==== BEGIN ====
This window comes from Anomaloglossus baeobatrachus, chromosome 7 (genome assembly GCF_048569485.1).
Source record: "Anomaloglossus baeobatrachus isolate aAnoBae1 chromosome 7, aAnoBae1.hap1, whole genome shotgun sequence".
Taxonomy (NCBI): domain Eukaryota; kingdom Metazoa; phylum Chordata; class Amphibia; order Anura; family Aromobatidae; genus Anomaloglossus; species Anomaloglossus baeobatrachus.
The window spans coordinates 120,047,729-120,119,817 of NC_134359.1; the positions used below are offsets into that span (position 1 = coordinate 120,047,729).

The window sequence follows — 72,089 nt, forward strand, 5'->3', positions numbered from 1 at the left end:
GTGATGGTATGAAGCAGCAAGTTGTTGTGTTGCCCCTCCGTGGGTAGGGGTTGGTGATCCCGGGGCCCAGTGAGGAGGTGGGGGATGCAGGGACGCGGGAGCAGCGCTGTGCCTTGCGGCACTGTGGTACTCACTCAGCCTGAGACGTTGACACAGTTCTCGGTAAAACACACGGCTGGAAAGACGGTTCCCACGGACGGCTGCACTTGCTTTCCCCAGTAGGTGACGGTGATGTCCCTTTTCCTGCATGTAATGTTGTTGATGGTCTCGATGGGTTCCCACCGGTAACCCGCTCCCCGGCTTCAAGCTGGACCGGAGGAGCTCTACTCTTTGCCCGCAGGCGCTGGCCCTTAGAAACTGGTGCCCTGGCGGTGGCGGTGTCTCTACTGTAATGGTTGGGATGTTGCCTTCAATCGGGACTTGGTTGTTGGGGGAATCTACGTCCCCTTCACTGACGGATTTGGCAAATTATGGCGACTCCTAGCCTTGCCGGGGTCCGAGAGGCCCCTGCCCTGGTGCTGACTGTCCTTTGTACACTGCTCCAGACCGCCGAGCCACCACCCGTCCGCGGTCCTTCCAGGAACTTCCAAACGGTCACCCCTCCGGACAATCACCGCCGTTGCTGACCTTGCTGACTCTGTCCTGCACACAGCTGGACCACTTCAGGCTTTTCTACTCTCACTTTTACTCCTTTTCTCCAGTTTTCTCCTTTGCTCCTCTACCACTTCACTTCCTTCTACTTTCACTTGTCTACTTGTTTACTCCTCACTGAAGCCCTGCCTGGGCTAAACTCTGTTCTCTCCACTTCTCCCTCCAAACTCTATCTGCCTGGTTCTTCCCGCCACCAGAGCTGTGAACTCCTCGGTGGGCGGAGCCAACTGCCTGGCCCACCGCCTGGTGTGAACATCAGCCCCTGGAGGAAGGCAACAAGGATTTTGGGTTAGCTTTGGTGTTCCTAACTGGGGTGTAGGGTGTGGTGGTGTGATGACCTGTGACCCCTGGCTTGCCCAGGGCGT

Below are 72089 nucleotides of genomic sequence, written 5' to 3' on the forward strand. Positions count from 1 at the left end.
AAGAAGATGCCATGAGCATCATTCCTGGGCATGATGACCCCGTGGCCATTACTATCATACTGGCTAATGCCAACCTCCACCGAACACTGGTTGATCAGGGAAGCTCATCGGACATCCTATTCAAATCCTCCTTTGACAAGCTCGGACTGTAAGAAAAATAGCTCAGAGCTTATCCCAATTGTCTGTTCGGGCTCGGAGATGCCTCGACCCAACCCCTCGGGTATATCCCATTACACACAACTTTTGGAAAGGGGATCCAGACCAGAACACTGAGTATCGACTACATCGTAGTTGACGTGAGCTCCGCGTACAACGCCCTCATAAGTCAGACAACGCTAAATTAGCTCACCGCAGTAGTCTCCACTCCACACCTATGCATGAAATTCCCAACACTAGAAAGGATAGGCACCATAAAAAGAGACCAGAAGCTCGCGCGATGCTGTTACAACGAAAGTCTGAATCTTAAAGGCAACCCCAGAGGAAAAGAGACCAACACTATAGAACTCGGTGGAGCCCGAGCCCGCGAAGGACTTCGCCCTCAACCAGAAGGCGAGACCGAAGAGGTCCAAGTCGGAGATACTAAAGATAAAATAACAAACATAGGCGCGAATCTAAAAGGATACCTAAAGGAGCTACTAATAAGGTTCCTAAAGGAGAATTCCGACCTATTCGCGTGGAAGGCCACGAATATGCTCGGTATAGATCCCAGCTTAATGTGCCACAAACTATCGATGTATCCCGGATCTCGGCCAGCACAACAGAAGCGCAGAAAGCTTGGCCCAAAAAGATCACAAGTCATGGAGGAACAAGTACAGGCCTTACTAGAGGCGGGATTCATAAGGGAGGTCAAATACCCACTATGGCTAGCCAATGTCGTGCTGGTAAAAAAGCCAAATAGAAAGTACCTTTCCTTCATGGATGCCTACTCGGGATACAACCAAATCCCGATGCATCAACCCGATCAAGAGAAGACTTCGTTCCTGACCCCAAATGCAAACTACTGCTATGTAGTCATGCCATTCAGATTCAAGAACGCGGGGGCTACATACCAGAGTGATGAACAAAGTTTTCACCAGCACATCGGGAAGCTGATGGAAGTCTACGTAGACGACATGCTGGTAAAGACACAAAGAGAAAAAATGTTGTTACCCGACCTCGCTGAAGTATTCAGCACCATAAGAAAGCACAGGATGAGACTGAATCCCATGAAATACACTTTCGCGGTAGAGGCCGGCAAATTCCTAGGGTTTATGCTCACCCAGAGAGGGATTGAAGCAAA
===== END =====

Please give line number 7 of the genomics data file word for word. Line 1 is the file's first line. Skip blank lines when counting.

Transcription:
Below are 72089 nucleotides of genomic sequence, written 5' to 3' on the forward strand. Positions count from 1 at the left end.